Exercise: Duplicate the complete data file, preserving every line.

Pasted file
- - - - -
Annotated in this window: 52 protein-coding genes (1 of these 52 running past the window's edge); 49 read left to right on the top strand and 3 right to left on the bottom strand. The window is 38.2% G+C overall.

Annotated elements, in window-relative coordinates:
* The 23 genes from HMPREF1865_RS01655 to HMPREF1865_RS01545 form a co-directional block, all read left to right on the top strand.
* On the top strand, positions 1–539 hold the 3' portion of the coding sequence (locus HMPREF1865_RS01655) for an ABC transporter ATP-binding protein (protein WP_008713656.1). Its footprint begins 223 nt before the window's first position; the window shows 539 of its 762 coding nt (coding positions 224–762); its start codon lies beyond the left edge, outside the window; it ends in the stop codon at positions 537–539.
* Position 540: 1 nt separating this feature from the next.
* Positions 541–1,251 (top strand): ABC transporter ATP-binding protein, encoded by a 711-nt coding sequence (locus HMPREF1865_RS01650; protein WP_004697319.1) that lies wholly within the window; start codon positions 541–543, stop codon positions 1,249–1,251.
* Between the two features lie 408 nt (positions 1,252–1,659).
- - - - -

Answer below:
Annotated in this window: 52 protein-coding genes (1 of these 52 running past the window's edge); 49 read left to right on the top strand and 3 right to left on the bottom strand. The window is 38.2% G+C overall.

Annotated elements, in window-relative coordinates:
* The 23 genes from HMPREF1865_RS01655 to HMPREF1865_RS01545 form a co-directional block, all read left to right on the top strand.
* On the top strand, positions 1–539 hold the 3' portion of the coding sequence (locus HMPREF1865_RS01655) for an ABC transporter ATP-binding protein (protein WP_008713656.1). Its footprint begins 223 nt before the window's first position; the window shows 539 of its 762 coding nt (coding positions 224–762); its start codon lies beyond the left edge, outside the window; it ends in the stop codon at positions 537–539.
* Position 540: 1 nt separating this feature from the next.
* Positions 541–1,251 (top strand): ABC transporter ATP-binding protein, encoded by a 711-nt coding sequence (locus HMPREF1865_RS01650; protein WP_004697319.1) that lies wholly within the window; start codon positions 541–543, stop codon positions 1,249–1,251.
* Between the two features lie 408 nt (positions 1,252–1,659).